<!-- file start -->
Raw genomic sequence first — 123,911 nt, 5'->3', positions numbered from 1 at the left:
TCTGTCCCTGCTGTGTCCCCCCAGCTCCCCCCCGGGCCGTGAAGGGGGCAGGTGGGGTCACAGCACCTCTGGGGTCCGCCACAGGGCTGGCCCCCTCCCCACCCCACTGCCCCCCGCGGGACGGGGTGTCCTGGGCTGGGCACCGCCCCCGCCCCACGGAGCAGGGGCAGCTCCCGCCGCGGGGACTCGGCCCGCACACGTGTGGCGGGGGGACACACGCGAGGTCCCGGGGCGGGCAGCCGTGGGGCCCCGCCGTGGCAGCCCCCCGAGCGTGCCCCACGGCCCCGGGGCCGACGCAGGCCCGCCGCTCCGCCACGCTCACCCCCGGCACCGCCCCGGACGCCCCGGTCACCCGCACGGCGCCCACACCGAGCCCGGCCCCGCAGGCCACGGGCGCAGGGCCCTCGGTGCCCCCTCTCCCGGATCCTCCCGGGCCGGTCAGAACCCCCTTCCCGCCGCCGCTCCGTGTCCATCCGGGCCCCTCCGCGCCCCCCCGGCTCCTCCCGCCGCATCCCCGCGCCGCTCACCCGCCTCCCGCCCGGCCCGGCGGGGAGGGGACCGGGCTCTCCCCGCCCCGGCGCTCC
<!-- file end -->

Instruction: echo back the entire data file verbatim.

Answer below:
Raw genomic sequence first — 123,911 nt, 5'->3', positions numbered from 1 at the left:
TCTGTCCCTGCTGTGTCCCCCCAGCTCCCCCCCGGGCCGTGAAGGGGGCAGGTGGGGTCACAGCACCTCTGGGGTCCGCCACAGGGCTGGCCCCCTCCCCACCCCACTGCCCCCCGCGGGACGGGGTGTCCTGGGCTGGGCACCGCCCCCGCCCCACGGAGCAGGGGCAGCTCCCGCCGCGGGGACTCGGCCCGCACACGTGTGGCGGGGGGACACACGCGAGGTCCCGGGGCGGGCAGCCGTGGGGCCCCGCCGTGGCAGCCCCCCGAGCGTGCCCCACGGCCCCGGGGCCGACGCAGGCCCGCCGCTCCGCCACGCTCACCCCCGGCACCGCCCCGGACGCCCCGGTCACCCGCACGGCGCCCACACCGAGCCCGGCCCCGCAGGCCACGGGCGCAGGGCCCTCGGTGCCCCCTCTCCCGGATCCTCCCGGGCCGGTCAGAACCCCCTTCCCGCCGCCGCTCCGTGTCCATCCGGGCCCCTCCGCGCCCCCCCGGCTCCTCCCGCCGCATCCCCGCGCCGCTCACCCGCCTCCCGCCCGGCCCGGCGGGGAGGGGACCGGGCTCTCCCCGCCCCGGCGCTCC